Jeremy Bernstein

Nota: Este archivo abarca los artículos publicados por el autor desde el 1 de diciembre de 2007. Para fechas anteriores realice una búsqueda entrecomillando su nombre.

ADVANCE FOR SUNDAY DEC. 2 - Irene Kilanowski, a lab technician , and Jerry Myers, with MINOS, work together to install a collar, center circle, on one of the octagonal sheets of steel of the neutrino detector, in Soudan, Minn., Nov. 21, 2001. When completed, the MINOS, Main Injector Neutrino Oscillation Search Far Detector being built will be a target. The shooters, 450 miles away, will be scientists at the Fermi National Accelerator Laboratory near Chicago. They will shoot subatomic particles called neutrinos at MINOS. (AP Photo/Duluth News Tribune, Bob King)

Neutrinos they are very small.
They have no charge and have no mass
And do not interact at all.
The earth is just a silly ball
To them, through which they simply pass,
Like dustmaids down a drafty hall
Or photons through a sheet of glass.
They snub the most exquisite gas,
Ignore the most substantial wall,
Cold-shoulder steel and sounding brass,
Insult the stallion in his stall,
And, scorning barriers of class,
Infiltrate you and me! Like tall
And painless guillotines, they fall
Down through our heads into the grass.
At night, they enter at Nepal
And pierce the lover and his lass
From underneath the bed – you call
It wonderful; I call it crass.…  Seguir leyendo »

Linda Davidson/The Washington Post via Getty Images Donald Trump speaking at a protest in front of the Capitol in Washington, D.C., September 9, 2015

The Iran nuclear deal, formally known as the Joint Comprehensive Plan of Action (JCPOA), which was signed in Vienna on July 14, 2015, will come up for its next ninety-day review by the White House next month. In view of the fact that President Trump has named as his new national security adviser John Bolton, who seems to be even more hawkishly opposed to the agreement than Trump himself, one worries about its future (at least as it involves this country). For this reason, I wish to try to review what will be lost if the JCPOA is not renewed; this will require me to elucidate some elementary nuclear weapons physics.…  Seguir leyendo »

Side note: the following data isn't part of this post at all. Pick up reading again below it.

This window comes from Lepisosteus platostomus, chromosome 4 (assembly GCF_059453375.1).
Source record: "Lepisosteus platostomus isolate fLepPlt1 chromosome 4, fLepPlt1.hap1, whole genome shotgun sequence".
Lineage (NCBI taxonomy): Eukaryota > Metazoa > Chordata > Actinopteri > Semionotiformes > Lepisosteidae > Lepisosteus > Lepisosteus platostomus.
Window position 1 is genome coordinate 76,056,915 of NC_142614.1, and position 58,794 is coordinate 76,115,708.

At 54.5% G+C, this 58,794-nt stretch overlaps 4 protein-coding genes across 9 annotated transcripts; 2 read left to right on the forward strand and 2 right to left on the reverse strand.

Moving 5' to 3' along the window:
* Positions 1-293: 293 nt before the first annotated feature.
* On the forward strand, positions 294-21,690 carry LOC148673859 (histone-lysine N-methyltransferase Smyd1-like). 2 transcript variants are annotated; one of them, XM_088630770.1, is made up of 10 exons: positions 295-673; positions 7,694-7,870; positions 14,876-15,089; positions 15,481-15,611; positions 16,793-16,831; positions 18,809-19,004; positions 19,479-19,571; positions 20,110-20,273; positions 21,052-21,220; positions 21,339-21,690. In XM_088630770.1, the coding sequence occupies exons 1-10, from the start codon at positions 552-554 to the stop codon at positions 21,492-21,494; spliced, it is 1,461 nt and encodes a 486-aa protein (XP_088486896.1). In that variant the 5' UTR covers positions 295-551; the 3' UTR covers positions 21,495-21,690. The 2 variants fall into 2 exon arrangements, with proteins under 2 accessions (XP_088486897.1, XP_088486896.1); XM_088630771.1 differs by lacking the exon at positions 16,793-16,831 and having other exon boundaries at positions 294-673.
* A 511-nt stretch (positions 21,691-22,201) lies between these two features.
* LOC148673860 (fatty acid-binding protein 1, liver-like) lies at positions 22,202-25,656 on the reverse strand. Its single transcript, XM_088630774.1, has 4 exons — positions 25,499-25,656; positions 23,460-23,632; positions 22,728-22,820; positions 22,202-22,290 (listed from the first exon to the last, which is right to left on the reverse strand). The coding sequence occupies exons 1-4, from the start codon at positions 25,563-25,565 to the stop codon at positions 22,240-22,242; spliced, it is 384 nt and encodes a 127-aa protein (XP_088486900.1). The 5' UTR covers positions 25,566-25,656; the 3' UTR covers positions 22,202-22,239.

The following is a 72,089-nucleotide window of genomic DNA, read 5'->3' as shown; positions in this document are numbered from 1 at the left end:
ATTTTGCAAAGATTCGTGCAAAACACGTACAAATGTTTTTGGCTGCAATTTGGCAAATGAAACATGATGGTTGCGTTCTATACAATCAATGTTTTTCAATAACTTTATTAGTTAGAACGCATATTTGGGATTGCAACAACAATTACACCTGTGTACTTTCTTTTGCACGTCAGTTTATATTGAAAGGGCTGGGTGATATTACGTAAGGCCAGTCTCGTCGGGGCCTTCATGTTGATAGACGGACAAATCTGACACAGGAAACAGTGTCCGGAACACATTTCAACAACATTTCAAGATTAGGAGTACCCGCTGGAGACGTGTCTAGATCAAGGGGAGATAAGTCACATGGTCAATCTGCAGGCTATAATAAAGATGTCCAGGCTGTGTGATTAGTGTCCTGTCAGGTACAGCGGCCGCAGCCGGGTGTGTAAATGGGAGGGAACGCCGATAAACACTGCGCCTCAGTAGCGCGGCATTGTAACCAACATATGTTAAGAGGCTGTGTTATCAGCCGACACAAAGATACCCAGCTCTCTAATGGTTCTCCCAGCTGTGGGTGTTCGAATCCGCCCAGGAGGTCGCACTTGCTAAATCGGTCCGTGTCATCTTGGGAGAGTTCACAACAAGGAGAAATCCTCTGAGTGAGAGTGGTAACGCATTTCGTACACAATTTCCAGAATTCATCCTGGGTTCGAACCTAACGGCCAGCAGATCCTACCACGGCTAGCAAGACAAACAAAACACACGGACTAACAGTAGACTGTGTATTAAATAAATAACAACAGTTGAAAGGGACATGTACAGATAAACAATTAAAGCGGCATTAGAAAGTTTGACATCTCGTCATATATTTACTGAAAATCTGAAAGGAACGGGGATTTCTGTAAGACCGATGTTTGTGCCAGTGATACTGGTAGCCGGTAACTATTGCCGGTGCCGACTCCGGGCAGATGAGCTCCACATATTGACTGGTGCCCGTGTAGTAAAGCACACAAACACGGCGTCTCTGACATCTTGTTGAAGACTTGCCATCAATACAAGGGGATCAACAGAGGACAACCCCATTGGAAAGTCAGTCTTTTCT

North Korean troops carrying packs marked with a radioactive symbol in Pyongyang in 2013. Credit Ed Jones/Agence France-Presse — Getty Images

In the history of nuclear weapons there has been only one country that voluntarily gave up its weapons and the program that produced them, and that is South Africa. That should tell us something about how hard it will be to persuade North Korea to dismantle its large and very sophisticated weapons program.

The South African program was unusual in several ways. It used a method of enriching uranium that had never been tried on an industrial scale, injecting hexafluoride gas at very high velocity into a tube to separate out the fissile bomb-making isotope, uranium 235. What’s more, only white Afrikaners — no mixed-race or black or Asian South Africans — were allowed to work on the program.…  Seguir leyendo »

On Tuesday, in the latest challenge to the deal over Iran’s nuclear program reached last October, the House of Representatives held a hearing in which several Republicans accused the Obama administration of lying. This is part of a continuous effort over the last few months by members of Congress and by the presumptive Republican nominee Donald Trump to cast doubt on the agreement between Iran and the P5+1 countries and undermine its implementation. But these critics have done almost nothing to answer the most important questions: What has the nuclear deal actually achieved? And what are its potential shortcomings?

Trump shows no comprehension at all of the Joint Comprehensive Plan of Action—as the deal is officially called.…  Seguir leyendo »

Administrators observe seismic waves from North Korea's nuclear test in a media briefing at the Korea Meteorological Administration in Seoul, South Korea, January 6, 2016

On January 6, the North Korean government announced that it had successfully carried out its first underground test of a hydrogen bomb. Until now, this claim has not been independently verified and many international experts have cast doubt on it. So what was the bomb that was tested? It appears to have produced a yield that was larger than that of any previous North Korean nuclear test. As I write, North Korea has not announced whether this was a plutonium or uranium device, but the information we have about its nuclear program offers some clues.

The major North Korean nuclear facility—the Yongbyon Nuclear Scientific Research Center—is located about sixty miles north of Pyongyang, the capital.…  Seguir leyendo »